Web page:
Status asthmaticus; intrinsic asthma; exercise induced asthma; asthma; allergic asthma
Bronchial asthma is a lung disorder characterized by periodic attacks of wheezing alternating with periods of relatively normal breathing.
Causes, incidence, and risk factors
Bronchial asthma is usually intrinsic (no cause can be demonstrated), but is occasionally caused by a specific allergy (suc h as allergy to mold, dander, dust). Although most individuals with asthma will have some positive allergy tests, the allergy is not necessarily the cause of the asthma symptoms.
Symptoms can occur spontaneously or can be triggered by respiratory infections, exercise, cold air, tobacco smoke or other pollutants, stress or anxiety, or by food allergies or drug allergies. The muscles of the bronchial tree become tight and the lining of the air passages become swollen, reducing airflow and producing the wheezing sound. Mucus production is increased.
Typically, the individual usually breathes relatively normally, and will have periodic attacks of wheezing. Asthma attacks can last minutes to days, and can become dangerous if the airflow becomes severely restricted. Asthma affects 1 in 20 of the overall population, but the incidence is 1 in 10 in children. Asthma can develop at any age, but some children seem to outgrow the illness. Risk factors include self or family history of eczema, allergies or family history of asthma.
Decrease or control exposure to known allergens by staying away from cigarette smoke, removing animals from bedrooms or entire houses, and avoiding foods that cause symptoms. Allergy desensitization is rarely successful in reducing symptoms.
- usually begins suddenly
- composed of a sequence of attacks (episodic)
- may be worse at night or in early morning
- aggravated by exposure to cold air
- aggravated by exercise
- resolves spontaneously
- good relief from bronchodilators (drugs that open the airways)
cough with sputum (phlegm) production containing mucus (mucoid sputum)
cough increasing recently
shortness of breath aggravated by exercise
shortness of breath occurs only when wheezing
breathing requires increased work
- extreme difficulty breathing
- bluish color to the lips and face
- severe anxiety
- rapid pulse
Additional symptoms that may be associated with this disease:
- nasal flaring
- coughing up blood
- chest pain
- breathing, absent temporarily
- a feeling of chest tightness
- increased front-to-back diameter of the chest (barrel shaped chest)
- abnormal breathing pattern, exhalation takes more than twice as long as inspiration.
Listening to the chest (auscultation) reveals wheezing during an episode. However, lung sounds are usually normal between episodes.
Tests may include:
- pulmonary function tests
- chest X-ray
- CBC shows increase in eosinophils
- arterial blood gas
This disease may also alter the results of the following tests:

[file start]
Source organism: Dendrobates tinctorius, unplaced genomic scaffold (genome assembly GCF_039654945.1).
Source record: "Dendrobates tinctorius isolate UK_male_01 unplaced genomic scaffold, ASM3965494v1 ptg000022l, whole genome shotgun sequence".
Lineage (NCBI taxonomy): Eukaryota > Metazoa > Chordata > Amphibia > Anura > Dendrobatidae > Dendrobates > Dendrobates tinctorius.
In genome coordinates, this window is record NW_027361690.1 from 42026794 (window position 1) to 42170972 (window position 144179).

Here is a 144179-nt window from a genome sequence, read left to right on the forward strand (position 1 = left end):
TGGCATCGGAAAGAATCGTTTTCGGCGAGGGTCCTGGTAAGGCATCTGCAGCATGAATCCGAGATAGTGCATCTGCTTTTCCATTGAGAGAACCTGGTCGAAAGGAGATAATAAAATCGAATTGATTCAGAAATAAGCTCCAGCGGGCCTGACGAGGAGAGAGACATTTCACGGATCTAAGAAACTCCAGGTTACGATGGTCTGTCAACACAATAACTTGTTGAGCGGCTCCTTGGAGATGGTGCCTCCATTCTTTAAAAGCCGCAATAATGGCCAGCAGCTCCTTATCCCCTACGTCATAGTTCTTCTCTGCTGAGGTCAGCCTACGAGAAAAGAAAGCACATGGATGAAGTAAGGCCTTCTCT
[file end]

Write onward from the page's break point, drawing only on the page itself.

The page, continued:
- Immunoelectrophoresis - serum
- eosinophil count - absolute
Treatment is aimed at avoiding known allergens and controlling symptoms through medication.
A variety of medications for treatment of asthma are available and include:
- anti-inflammatory medications
- inhaled corticosteroids (Azmacort, Vanceril, AeroBid)
- oral or intravenous corticosteroids (such as prednisone, methylprednisolone, and hydrocortisone)
- nedocromil sodium
- inhaled or oral (Proventil, Alupent, Bronkosol, and others)
- cromolyn sodium (Intal)--used to prevent attacks, not for treatment during an attack
- aminophylline or theophylline
People with mild asthma (infrequent attacks) may use inhalers on an as-needed basis. Persons with significant asthma (symptoms occur at least every week) should be treated with anti-inflammatory medications, preferably inhaled corticosteroids, and then with bronchodilators such as inhaled Alupent or Vanceril. Acute severe asthma may require hospitalization, oxygen, and intravenous medications.
A peak flow meter, a simple device to measure lung volume, can be used at home to check on lung functions on a daily basis. This often helps determine when medication is needed or can be tapered in the case of an exacerbation of symptoms.
The stress of illness can often be helped by joining a support group where members share common experiences and problems.
Asthma is a disease that has no cure. With proper self management and medical treatment, most people with asthma can lead normal lives.
- respiratory fatigue
- complications from overuse of medications (particularly inhalers)--see the specific medication
Calling your health care provider
Call for an appointment with your health care provider if you or your child experience mild asthma symptoms (to discuss treatment options).
Call your health care provider or go to the emergency room if severe chest pain develops, an attack requires more intensive use of medication than usual or requires more medication than recommended in the prescription, or if shortness of breath occurs at rest.
Call your health care provider if symptoms worsen or do not improve with treatment or if new symptoms develop.